International (MNN) — We often hear of mentorship and discipleship programs in the U.S. But are those programs effective in developing nations, where women and children face strong oppression and neglect? And is there hope for real change?
Kris Palosaari of GEMS Girls’ Clubs believes change is possible because of what she sees happening in one African nation through their ministry.
“In the GEMS Girls’ Clubs, we really value the uniqueness of the culture in which that woman that steps forward – who wants to start a club – lives in. We don’t want to be prescriptive; we want to come alongside and equip. And so within a country outside of North America, the curriculum that we provide is well-adapted for them to be able to teach their girls about the Bible, to let those girls understand within the context of their culture who Jesus created them to be.”
GEMS has created a special curriculum for developing countries that is adapted to the cultural needs of not only the girls and young women who attend the program, but the women who serve as trained mentors and counselors. The benefits have been great.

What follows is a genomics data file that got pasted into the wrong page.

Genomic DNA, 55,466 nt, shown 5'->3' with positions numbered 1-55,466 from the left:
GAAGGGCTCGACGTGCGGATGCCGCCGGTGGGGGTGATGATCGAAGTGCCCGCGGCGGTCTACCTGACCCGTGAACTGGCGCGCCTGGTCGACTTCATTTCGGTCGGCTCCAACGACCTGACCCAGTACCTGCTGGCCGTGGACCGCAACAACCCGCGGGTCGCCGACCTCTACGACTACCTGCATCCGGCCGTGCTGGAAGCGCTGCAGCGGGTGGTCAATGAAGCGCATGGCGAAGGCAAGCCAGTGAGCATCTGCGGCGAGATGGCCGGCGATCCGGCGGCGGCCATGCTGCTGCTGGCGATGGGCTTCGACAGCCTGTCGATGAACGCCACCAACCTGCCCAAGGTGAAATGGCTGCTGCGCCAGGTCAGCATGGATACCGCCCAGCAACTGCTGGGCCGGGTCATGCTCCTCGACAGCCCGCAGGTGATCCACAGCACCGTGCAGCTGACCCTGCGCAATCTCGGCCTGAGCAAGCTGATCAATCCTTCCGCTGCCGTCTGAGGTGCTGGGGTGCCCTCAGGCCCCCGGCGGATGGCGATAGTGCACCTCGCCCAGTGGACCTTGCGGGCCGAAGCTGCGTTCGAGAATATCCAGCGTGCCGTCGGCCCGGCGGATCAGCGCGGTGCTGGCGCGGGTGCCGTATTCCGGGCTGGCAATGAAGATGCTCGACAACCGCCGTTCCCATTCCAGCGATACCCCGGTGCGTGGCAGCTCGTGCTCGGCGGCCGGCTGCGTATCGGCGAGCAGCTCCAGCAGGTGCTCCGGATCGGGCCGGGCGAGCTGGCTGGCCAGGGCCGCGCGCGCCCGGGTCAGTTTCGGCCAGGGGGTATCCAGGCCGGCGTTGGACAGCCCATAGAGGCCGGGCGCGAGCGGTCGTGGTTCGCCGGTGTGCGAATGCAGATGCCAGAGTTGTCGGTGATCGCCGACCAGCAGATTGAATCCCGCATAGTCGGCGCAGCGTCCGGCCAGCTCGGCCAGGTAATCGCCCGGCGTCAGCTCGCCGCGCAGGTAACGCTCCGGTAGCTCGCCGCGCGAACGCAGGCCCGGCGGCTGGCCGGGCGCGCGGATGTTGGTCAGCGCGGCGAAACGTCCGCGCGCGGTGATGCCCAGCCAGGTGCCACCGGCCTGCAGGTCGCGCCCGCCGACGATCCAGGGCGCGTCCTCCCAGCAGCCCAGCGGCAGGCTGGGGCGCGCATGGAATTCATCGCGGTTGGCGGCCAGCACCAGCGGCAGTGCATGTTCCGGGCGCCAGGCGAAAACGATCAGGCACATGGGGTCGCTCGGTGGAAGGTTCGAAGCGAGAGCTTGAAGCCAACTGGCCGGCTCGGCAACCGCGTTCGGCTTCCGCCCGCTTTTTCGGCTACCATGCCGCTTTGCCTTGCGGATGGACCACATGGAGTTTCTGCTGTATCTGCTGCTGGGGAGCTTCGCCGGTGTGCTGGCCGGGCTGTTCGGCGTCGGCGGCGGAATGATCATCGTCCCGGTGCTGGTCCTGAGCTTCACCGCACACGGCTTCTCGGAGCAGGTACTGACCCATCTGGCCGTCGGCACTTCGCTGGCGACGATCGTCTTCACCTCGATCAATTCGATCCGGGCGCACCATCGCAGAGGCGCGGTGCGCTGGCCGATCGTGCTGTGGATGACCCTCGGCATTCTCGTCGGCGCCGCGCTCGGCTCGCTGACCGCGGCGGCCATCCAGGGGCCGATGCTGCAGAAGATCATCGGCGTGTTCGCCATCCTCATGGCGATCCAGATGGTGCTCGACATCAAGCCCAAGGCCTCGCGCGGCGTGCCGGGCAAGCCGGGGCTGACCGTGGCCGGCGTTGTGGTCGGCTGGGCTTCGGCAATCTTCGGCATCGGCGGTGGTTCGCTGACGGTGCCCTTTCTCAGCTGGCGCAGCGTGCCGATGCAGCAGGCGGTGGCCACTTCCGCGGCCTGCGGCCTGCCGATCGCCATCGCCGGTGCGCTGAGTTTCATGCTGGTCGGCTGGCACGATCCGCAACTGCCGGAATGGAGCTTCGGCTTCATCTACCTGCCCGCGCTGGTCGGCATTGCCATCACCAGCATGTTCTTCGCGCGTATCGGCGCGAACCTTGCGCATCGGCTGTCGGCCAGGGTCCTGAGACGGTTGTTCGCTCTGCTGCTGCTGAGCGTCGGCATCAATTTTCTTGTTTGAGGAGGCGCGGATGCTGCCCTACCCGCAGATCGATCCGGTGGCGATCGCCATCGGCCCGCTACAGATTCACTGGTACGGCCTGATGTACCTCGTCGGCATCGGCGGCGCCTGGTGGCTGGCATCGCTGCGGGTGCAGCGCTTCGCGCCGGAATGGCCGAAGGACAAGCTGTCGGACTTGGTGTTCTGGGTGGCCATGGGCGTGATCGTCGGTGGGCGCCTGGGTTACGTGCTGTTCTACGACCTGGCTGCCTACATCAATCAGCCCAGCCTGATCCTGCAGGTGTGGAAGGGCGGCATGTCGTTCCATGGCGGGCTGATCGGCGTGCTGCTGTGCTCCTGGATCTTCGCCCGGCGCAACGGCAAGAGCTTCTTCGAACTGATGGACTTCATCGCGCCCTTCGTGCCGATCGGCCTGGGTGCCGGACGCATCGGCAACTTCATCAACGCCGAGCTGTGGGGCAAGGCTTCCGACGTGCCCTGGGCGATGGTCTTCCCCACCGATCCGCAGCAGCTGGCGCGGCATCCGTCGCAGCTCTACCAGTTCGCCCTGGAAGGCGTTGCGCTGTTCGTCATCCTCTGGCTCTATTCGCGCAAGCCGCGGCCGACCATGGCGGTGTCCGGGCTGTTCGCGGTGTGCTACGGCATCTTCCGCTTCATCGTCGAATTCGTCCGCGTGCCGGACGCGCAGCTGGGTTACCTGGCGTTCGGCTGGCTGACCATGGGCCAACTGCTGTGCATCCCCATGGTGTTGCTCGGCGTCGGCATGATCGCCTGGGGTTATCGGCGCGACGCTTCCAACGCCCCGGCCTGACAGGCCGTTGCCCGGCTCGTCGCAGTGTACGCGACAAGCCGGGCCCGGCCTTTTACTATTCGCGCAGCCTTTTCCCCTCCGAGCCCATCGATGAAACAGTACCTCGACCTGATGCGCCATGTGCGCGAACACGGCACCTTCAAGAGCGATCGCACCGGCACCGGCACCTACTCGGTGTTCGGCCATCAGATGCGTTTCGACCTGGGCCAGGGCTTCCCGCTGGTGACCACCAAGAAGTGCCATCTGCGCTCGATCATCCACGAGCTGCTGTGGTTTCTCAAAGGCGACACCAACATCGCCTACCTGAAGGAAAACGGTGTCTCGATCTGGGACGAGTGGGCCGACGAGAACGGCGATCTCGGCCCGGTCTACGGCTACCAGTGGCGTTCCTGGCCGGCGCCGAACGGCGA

“In a lot of cases, God has taken the ministry and has done amazing things that we never even imagined would happen. In Zambia, for example, where we’ve been for ten years, the women have discovered that their children are not just a commodity or piece of property but they’re actually loved by Jesus. These women that have been trained as counselors in Zambia understand how much God loves them, and now they’re starting to change culturally to love their children.”
Palosaari says GEMS Girls’ Clubs is now looking for partners so they can expand their program into Kenya and the Philippines. “We do believe wholeheartedly in partnerships, and we rely heavily on partnerships. We want to come alongside established ministries and provide the toolkit that they can use to reach out into the community. That’s the beauty of GEMS: it’s a real outreach ministry just by nature of what we teach and what we inspire the girls to do.”